In 1997, NIOSH (National Institute for Occupational Safety and Health) released a publication called Musculoskeletal Disorders and Workplace Factors, A Critical Review of Epidemiologic Evidence for Work-Related Musculoskeletal Disorders of the Neck, Upper Extremity, and Low Back http://www.cdc.gov/niosh/docs/97-141/pdfs/97-141.pdf . Although this report over 20 years old, the valuable information about what causes work-related injuries remains current.

One of the most interesting parts of the report is the evidence of work-relatedness to injuries.  From the 40 epidemiologic studies they evaluated, NIOSH judged how strong they felt the evidence was that the injury or musculoskeletal disorder (MSD) was caused by the ergonomic risk factor.   Ergonomic risk factors include:  force, repetition, awkward postures, and static postures to name a few.  The categories they used were:

  • Strong Evidence of Work-Relatedness (+++) – a causal relationship
  • Evidence of Work-Relatedness (++) – convincing epidemiologic evidence for a causal relationship
  • Insufficient Evidence of Work-Relatedness (+/0) – could not conclude the presence or absence of a causal relationship
  • Evidence of No Effect of Work Factors (-) – the specific risk factor is not related to MSDs

What they found for hand/wrist injuries and Carpal Tunnel Syndrome (CTS) was this:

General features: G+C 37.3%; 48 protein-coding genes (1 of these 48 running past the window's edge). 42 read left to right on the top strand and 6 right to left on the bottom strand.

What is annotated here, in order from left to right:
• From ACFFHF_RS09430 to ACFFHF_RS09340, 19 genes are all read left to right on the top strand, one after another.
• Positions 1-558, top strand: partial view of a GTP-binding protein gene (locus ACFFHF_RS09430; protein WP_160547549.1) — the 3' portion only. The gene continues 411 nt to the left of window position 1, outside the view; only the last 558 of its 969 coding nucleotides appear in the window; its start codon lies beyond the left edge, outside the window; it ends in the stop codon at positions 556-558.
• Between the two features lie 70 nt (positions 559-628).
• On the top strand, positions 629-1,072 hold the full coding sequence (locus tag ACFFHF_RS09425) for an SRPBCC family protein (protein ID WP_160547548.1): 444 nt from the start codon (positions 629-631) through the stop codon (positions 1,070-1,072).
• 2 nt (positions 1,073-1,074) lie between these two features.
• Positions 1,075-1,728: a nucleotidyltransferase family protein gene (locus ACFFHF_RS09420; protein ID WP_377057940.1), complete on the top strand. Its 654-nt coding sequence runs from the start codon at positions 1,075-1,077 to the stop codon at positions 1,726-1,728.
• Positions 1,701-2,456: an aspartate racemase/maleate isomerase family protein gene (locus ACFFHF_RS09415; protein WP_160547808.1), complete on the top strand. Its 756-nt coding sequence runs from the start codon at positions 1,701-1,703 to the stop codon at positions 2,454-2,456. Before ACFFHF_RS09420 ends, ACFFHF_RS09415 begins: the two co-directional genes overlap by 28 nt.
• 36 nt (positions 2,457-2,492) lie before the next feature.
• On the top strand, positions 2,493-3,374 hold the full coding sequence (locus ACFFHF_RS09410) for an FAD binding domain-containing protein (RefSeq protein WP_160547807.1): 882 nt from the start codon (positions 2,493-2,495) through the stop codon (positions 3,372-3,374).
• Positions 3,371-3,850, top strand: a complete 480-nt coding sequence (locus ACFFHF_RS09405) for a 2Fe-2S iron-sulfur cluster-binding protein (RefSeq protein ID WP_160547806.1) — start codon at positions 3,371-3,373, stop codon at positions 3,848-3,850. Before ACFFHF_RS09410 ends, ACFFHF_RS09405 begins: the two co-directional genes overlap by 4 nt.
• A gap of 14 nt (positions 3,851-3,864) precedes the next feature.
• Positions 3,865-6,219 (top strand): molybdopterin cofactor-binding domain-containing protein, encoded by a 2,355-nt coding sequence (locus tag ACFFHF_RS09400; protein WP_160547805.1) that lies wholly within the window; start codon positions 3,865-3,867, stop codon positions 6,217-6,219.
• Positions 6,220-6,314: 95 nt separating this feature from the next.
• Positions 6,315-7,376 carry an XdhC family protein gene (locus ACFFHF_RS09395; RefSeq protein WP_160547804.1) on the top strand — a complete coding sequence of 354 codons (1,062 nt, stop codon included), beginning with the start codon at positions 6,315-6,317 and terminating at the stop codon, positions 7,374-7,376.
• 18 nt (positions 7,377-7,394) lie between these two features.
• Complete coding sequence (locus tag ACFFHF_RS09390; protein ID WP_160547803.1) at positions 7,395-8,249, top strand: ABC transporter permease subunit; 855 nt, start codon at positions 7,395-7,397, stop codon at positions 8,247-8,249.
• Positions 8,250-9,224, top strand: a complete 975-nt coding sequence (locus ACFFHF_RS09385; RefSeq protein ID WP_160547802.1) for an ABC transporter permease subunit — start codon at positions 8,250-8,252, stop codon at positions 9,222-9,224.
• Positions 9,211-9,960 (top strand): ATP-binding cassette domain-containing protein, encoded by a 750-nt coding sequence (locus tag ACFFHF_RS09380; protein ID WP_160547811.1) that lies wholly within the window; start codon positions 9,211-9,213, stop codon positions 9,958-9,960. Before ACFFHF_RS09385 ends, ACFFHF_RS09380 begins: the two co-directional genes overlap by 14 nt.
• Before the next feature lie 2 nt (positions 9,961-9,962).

1.  Evidence of Work-Relatedness (++) between highly repetitive work and CTS (repetitive work was defined as activities which involve continuous arm movements which affect the hand and wrist area); between forceful work and CTS (forceful work was defined as powerful wrist or hand movements, which generate loads to hand and wrist area) and between vibration and CTS (vibration primarily from hand tools).  Strong Evidence of Work-Relatedness (+++) between exposure to a combination of risk factors (repetition, force, vibration and posture).

  • Meatpackers, poultry processors, and automobile assembly workers were found to be the most at risk here.
  • Ergonomic tools, rest breaks for warming up, and redesign of tasks with a consideration on automation would all help here in reducing CTS.
2.  Evidence of Work-Relatedness (++) between any single factor (repetition, force, and posture) and hand/wrist tendinitis
  • Industry workers in manufacturing plants for electronics, sewing, and appliances are at a high risk.  Office workers are also at a risk with continuous keyboarding and mousing.
  • Changing the way tasks are completed, job rotation with differing tasks, and proper heights and postures for keyboarding and mousing would all be good ergonomic interventions.
3.  Strong Evidence of Work-Relatedness (+++) between high level exposure to hand-arm vibration and hand-arm vibration syndrome
  • Forestry workers and stone drillers/cutters would have high levels of vibration in their jobs.
  • Tools with lower levels of vibration and vibration-reducing gloves would help here.

I will continue with further body parts in my next post – identifying further jobs where there may be risks and providing guidelines for ergonomic intervention.